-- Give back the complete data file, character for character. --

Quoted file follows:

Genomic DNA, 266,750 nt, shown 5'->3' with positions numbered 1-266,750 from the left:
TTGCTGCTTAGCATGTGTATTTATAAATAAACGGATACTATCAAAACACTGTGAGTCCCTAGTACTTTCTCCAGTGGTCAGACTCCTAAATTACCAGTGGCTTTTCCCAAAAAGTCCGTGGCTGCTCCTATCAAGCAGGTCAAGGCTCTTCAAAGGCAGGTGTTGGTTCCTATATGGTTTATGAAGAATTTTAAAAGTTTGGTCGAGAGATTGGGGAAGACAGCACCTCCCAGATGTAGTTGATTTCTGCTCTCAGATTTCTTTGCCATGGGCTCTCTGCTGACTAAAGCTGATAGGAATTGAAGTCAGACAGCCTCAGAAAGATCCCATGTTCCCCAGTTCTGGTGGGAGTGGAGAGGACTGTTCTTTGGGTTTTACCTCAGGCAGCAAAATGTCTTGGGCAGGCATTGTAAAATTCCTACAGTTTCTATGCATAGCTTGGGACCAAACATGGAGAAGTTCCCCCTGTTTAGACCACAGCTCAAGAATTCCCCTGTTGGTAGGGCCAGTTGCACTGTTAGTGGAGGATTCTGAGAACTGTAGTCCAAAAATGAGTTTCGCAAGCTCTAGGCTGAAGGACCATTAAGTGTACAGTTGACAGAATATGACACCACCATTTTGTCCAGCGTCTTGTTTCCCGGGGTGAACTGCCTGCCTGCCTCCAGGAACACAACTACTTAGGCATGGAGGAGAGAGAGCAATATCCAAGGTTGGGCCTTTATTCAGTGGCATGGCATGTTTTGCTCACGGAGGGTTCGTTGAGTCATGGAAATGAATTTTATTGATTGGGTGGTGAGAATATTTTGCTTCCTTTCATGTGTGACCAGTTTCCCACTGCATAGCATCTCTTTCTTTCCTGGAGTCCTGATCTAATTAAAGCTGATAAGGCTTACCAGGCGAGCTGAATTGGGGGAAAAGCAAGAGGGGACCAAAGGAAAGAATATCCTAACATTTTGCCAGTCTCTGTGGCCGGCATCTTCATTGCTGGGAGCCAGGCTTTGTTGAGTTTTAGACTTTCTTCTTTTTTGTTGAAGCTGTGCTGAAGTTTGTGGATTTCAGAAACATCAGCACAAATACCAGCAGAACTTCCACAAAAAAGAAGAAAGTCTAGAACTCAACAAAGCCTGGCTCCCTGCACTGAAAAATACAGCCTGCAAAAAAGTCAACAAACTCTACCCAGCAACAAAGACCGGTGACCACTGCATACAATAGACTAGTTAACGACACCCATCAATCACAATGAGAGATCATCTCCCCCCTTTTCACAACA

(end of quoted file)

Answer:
Genomic DNA, 266,750 nt, shown 5'->3' with positions numbered 1-266,750 from the left:
TTGCTGCTTAGCATGTGTATTTATAAATAAACGGATACTATCAAAACACTGTGAGTCCCTAGTACTTTCTCCAGTGGTCAGACTCCTAAATTACCAGTGGCTTTTCCCAAAAAGTCCGTGGCTGCTCCTATCAAGCAGGTCAAGGCTCTTCAAAGGCAGGTGTTGGTTCCTATATGGTTTATGAAGAATTTTAAAAGTTTGGTCGAGAGATTGGGGAAGACAGCACCTCCCAGATGTAGTTGATTTCTGCTCTCAGATTTCTTTGCCATGGGCTCTCTGCTGACTAAAGCTGATAGGAATTGAAGTCAGACAGCCTCAGAAAGATCCCATGTTCCCCAGTTCTGGTGGGAGTGGAGAGGACTGTTCTTTGGGTTTTACCTCAGGCAGCAAAATGTCTTGGGCAGGCATTGTAAAATTCCTACAGTTTCTATGCATAGCTTGGGACCAAACATGGAGAAGTTCCCCCTGTTTAGACCACAGCTCAAGAATTCCCCTGTTGGTAGGGCCAGTTGCACTGTTAGTGGAGGATTCTGAGAACTGTAGTCCAAAAATGAGTTTCGCAAGCTCTAGGCTGAAGGACCATTAAGTGTACAGTTGACAGAATATGACACCACCATTTTGTCCAGCGTCTTGTTTCCCGGGGTGAACTGCCTGCCTGCCTCCAGGAACACAACTACTTAGGCATGGAGGAGAGAGAGCAATATCCAAGGTTGGGCCTTTATTCAGTGGCATGGCATGTTTTGCTCACGGAGGGTTCGTTGAGTCATGGAAATGAATTTTATTGATTGGGTGGTGAGAATATTTTGCTTCCTTTCATGTGTGACCAGTTTCCCACTGCATAGCATCTCTTTCTTTCCTGGAGTCCTGATCTAATTAAAGCTGATAAGGCTTACCAGGCGAGCTGAATTGGGGGAAAAGCAAGAGGGGACCAAAGGAAAGAATATCCTAACATTTTGCCAGTCTCTGTGGCCGGCATCTTCATTGCTGGGAGCCAGGCTTTGTTGAGTTTTAGACTTTCTTCTTTTTTGTTGAAGCTGTGCTGAAGTTTGTGGATTTCAGAAACATCAGCACAAATACCAGCAGAACTTCCACAAAAAAGAAGAAAGTCTAGAACTCAACAAAGCCTGGCTCCCTGCACTGAAAAATACAGCCTGCAAAAAAGTCAACAAACTCTACCCAGCAACAAAGACCGGTGACCACTGCATACAATAGACTAGTTAACGACACCCATCAATCACAATGAGAGATCATCTCCCCCCTTTTCACAACA